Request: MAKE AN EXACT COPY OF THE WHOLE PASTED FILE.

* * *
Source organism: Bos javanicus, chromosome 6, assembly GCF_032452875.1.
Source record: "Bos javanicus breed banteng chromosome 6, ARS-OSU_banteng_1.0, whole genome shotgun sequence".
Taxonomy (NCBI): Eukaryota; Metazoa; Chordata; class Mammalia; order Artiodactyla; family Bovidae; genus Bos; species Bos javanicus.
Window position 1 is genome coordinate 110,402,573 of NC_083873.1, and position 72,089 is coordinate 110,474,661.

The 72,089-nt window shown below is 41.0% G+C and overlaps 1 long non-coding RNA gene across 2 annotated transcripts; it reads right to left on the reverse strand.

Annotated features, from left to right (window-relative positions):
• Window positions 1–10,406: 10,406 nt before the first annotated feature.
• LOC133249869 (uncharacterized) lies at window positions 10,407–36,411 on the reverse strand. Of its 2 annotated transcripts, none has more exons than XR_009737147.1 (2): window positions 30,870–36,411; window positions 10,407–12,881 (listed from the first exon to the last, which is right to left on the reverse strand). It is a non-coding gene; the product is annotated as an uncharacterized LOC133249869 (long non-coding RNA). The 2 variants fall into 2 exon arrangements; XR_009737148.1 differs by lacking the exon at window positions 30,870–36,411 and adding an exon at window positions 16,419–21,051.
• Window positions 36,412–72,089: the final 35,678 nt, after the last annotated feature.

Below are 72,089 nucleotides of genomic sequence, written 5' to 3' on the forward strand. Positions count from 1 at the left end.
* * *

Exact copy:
Source organism: Bos javanicus, chromosome 6, assembly GCF_032452875.1.
Source record: "Bos javanicus breed banteng chromosome 6, ARS-OSU_banteng_1.0, whole genome shotgun sequence".
Taxonomy (NCBI): Eukaryota; Metazoa; Chordata; class Mammalia; order Artiodactyla; family Bovidae; genus Bos; species Bos javanicus.
Window position 1 is genome coordinate 110,402,573 of NC_083873.1, and position 72,089 is coordinate 110,474,661.

The 72,089-nt window shown below is 41.0% G+C and overlaps 1 long non-coding RNA gene across 2 annotated transcripts; it reads right to left on the reverse strand.

Annotated features, from left to right (window-relative positions):
• Window positions 1–10,406: 10,406 nt before the first annotated feature.
• LOC133249869 (uncharacterized) lies at window positions 10,407–36,411 on the reverse strand. Of its 2 annotated transcripts, none has more exons than XR_009737147.1 (2): window positions 30,870–36,411; window positions 10,407–12,881 (listed from the first exon to the last, which is right to left on the reverse strand). It is a non-coding gene; the product is annotated as an uncharacterized LOC133249869 (long non-coding RNA). The 2 variants fall into 2 exon arrangements; XR_009737148.1 differs by lacking the exon at window positions 30,870–36,411 and adding an exon at window positions 16,419–21,051.
• Window positions 36,412–72,089: the final 35,678 nt, after the last annotated feature.

Below are 72,089 nucleotides of genomic sequence, written 5' to 3' on the forward strand. Positions count from 1 at the left end.